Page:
Wired magazine has an interesting article looking at how racial considerations appear to affect ethical decision-making. Here's a brief extract.
Perhaps most revealing is what Pizarro calls the “Kill Whitey” study. This was a footbridge problem — two variations on a footbridge problem in one, actually — that the team presented to 238 California undergrads. The undergrads were of mixed race, ethnicity and political leanings. Before they faced the problem, 87 percent of them said they did not consider race or nationality a relevant factor in moral decisions. Here the paper’s (.pdf) description of the problem they faced:
Participants received one of two scenarios involving an individual who has to decide whether or not to throw a large man in the path of a trolley (described as large enough that he would stop the progress of the trolley) in order to prevent the trolley from killing 100 innocent individual strapped in a bus.
Half of the participants received a version of the scenario where the agent could choose to sacrifice an individual named “Tyrone Payton” to save 100 members of the New York Philharmonic, and the other half received a version where the agent could choose to sacrifice “Chip Ellsworth III” to save 100 members of the Harlem Jazz Orchestra. In both scenarios the individual decides to throw the person onto the trolley tracks.
Tyrone and Chip. Just in case you’re missing what Pizarro is up to:
While we did not provide specific information about the race of the individuals in the scenario, we reasoned that Chip and Tyrone were stereotypically associated with White American and Black American individuals respectively, and that the New York Philharmonic would be assumed to be majority White, and the Harlem Jazz Orchestra would be assumed to be majority Black.
So the guy on the bridge kills either Tyrone to save the New York Philharmonic or Chip to save the Harlem Jazz Orchestra. How, Pizarro asked the students, did they feel about that? Was sacrificing Chip/Tyrone to save the Jazz Orchestra/Philharmonic justified? Was it moral? Was it sometimes necessary to allow the death of one innocent to save others? Should we ever violate core principles, regardless of outcome? Is it sometimes “necessary” to allow the death of a few to promote a greater good?
There's lots more at the link.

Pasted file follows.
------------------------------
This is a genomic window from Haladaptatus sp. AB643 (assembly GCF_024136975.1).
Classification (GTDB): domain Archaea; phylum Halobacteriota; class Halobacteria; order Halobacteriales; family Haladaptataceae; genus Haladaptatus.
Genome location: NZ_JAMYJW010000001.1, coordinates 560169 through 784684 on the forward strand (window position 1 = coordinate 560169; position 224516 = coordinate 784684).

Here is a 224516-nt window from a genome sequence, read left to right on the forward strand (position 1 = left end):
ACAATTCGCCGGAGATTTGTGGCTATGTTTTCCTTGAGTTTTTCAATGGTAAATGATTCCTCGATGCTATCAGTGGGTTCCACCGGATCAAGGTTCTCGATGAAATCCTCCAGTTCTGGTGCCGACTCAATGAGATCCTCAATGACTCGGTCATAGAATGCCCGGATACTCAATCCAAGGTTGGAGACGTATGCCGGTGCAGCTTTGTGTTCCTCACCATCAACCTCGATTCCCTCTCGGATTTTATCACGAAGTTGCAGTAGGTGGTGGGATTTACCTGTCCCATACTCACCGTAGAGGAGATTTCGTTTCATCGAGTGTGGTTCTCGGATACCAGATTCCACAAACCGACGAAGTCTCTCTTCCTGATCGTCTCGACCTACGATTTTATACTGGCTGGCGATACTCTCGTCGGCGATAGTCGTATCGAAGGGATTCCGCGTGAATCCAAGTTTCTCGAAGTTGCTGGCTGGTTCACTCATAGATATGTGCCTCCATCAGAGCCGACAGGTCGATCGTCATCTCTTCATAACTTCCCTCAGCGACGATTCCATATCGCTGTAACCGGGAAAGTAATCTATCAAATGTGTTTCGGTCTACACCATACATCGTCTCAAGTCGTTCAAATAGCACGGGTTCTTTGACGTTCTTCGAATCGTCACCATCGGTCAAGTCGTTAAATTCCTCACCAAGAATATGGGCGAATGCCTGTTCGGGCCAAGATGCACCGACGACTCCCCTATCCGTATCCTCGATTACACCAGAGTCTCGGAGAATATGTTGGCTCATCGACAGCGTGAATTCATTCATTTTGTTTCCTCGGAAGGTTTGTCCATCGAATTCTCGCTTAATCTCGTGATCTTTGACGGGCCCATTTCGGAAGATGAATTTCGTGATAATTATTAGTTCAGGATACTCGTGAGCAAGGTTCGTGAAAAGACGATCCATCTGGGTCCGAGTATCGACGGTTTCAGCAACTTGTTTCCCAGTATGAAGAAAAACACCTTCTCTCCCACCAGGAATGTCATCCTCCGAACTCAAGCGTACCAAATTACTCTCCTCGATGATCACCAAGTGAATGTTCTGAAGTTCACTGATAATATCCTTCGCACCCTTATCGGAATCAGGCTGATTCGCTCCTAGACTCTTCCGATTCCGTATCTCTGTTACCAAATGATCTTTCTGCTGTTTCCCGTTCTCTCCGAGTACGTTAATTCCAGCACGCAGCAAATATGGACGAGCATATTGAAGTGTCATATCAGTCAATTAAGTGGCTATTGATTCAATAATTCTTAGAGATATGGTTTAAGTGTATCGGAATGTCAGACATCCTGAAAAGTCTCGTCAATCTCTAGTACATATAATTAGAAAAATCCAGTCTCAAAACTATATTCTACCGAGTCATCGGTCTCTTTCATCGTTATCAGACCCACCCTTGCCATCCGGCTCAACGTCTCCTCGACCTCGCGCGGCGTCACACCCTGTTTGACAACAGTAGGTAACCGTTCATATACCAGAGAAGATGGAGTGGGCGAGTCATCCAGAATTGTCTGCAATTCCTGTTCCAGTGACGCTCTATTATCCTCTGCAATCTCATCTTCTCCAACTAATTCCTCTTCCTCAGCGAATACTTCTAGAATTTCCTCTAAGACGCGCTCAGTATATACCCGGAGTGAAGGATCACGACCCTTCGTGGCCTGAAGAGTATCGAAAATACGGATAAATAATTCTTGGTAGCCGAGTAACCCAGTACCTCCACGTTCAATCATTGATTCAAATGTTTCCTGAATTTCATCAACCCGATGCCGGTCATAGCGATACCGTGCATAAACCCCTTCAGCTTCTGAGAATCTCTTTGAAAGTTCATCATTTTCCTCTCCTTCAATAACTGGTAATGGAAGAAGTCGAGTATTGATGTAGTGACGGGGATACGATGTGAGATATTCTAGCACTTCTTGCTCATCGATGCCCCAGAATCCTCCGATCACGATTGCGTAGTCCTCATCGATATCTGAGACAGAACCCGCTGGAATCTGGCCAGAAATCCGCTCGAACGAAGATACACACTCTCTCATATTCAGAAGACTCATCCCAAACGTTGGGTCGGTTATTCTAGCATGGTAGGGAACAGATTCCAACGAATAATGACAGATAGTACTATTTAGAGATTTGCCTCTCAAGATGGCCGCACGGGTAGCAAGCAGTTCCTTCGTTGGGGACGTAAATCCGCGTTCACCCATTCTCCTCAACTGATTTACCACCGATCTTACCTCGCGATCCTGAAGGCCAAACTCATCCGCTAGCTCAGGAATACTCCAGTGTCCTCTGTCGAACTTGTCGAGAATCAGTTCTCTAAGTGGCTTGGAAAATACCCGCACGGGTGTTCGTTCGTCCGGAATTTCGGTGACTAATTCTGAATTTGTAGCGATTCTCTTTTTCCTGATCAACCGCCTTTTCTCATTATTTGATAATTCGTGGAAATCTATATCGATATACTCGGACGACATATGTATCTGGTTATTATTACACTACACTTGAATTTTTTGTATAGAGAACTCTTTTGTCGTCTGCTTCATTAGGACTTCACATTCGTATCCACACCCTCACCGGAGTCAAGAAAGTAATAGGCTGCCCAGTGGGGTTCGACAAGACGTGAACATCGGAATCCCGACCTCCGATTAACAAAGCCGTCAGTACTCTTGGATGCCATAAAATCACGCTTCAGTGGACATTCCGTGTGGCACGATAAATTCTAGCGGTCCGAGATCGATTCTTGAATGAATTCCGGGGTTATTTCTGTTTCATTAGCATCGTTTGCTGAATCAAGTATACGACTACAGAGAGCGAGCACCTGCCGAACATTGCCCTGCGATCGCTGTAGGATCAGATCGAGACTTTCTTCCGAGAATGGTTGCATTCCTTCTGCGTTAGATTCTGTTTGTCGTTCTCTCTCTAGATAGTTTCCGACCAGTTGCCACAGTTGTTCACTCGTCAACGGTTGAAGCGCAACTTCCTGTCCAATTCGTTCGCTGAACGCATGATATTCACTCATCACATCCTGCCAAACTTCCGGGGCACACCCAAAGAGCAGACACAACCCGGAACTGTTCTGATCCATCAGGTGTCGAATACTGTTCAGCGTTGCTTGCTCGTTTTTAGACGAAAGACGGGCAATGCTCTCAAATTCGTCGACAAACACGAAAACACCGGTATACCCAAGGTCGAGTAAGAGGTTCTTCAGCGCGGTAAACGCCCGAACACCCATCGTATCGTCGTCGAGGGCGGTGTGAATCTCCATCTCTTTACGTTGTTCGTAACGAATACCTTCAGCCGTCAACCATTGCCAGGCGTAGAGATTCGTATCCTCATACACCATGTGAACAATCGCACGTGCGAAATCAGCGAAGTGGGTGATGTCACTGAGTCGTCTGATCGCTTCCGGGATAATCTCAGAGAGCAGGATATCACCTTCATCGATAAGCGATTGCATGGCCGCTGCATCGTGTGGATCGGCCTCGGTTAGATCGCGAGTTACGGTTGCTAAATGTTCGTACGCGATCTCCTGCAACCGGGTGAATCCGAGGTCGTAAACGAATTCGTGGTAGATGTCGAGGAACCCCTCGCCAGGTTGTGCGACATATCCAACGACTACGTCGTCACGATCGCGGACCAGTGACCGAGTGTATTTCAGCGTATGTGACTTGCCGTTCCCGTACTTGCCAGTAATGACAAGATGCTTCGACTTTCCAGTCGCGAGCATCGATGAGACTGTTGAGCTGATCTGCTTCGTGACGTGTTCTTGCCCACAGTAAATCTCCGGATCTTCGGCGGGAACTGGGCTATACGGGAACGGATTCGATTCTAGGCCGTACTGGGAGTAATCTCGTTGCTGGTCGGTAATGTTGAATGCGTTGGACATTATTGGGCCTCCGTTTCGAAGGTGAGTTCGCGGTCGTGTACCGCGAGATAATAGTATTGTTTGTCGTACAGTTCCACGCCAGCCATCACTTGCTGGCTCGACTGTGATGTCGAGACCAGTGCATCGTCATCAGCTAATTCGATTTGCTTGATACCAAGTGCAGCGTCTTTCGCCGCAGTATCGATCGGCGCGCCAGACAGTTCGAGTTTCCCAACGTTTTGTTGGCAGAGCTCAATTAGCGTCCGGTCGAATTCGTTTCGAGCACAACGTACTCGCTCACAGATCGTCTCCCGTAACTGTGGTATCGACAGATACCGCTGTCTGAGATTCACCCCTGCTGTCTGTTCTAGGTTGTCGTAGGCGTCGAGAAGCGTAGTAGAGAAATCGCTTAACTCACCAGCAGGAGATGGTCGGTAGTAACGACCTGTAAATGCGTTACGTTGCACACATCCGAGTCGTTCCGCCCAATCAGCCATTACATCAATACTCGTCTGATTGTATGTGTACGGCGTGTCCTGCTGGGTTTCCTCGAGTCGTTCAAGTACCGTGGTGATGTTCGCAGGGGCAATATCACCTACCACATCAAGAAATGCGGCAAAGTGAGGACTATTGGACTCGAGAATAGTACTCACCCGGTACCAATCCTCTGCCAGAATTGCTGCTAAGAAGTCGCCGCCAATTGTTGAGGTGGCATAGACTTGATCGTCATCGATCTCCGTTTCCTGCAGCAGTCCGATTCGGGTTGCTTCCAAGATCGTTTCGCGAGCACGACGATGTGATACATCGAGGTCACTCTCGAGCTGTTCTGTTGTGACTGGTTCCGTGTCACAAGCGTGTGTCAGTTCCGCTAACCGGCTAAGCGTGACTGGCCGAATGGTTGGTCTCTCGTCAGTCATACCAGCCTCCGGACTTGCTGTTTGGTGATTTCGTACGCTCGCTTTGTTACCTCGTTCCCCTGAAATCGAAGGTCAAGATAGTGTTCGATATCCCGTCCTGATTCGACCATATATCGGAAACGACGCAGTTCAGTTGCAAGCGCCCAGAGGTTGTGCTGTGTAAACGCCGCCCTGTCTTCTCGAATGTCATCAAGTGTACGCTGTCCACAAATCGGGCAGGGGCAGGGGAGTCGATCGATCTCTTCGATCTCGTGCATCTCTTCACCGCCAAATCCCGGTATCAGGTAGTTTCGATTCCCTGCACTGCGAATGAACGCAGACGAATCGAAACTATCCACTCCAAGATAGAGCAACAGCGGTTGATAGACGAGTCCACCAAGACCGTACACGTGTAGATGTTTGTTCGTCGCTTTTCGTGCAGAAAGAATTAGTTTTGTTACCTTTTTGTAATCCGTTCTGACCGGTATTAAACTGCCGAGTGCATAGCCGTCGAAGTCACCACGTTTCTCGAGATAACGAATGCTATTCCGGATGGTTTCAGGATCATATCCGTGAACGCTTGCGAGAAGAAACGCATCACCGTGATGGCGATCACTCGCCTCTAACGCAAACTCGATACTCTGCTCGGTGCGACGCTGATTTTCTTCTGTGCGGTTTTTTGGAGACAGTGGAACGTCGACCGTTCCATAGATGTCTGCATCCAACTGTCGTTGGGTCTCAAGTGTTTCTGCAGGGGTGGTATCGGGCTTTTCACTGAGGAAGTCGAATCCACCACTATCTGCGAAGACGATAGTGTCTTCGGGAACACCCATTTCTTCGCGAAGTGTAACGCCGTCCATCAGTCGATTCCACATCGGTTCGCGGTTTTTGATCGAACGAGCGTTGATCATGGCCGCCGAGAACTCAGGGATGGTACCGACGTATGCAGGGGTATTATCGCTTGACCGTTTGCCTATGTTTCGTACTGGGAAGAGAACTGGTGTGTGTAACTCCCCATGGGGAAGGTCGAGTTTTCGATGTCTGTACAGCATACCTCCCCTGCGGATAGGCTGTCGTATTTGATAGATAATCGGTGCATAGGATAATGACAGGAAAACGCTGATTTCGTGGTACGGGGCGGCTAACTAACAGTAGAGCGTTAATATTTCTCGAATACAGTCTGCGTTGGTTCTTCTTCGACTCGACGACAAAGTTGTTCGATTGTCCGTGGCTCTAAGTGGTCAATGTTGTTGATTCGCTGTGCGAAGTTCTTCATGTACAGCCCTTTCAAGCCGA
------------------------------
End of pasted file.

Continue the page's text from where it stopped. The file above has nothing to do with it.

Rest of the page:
I find the author's approach interesting, but unconvincing. That's probably because I'm a moral absolutist in many ways. My moral framework says, for example, that I never, under any circumstances, have the right to cause the death of another innocent human being. (Note the emphasis on 'innocent'. If that human being is charging me with a knife in his hand, all bets are off!). That being the case, the race of the person or persons near me, or in danger of death, is/are irrelevant. I cannot morally take any action that would deliberately kill an innocent person, even if it means saving the lives of others. The cards will have to fall where they may. I didn't deal them, and therefore I'm not responsible for the way the hand plays out.
There's an interesting conundrum in this whole situation: the well-known 'principle of double effect'. To put it very briefly, this states that if an act may have both good and bad effects, and the actor desires and intends the good, and there is sufficient justification for that good effect, then the associated and unavoidable bad effect may become ethically and morally justifiable. Let's take the example of a pregnant woman who's diagnosed with cancer of the uterus. The only possible medical treatment is removal of the uterus. This would save her life, but at the same time would mean death for the child she's carrying. Under those circumstances, where there is a good and a bad effect, the moral evil of abortion would not apply, as the death of the child is an unintended but unavoidable 'double effect' of the morally good choice to save the mother's life. In the article under discussion, I note that the authors of the study don't appear to have spent much time examining this moral principle, which would certainly apply to some of their case studies.
What say you, readers? Did any of the author's moral perspectives give you food for thought?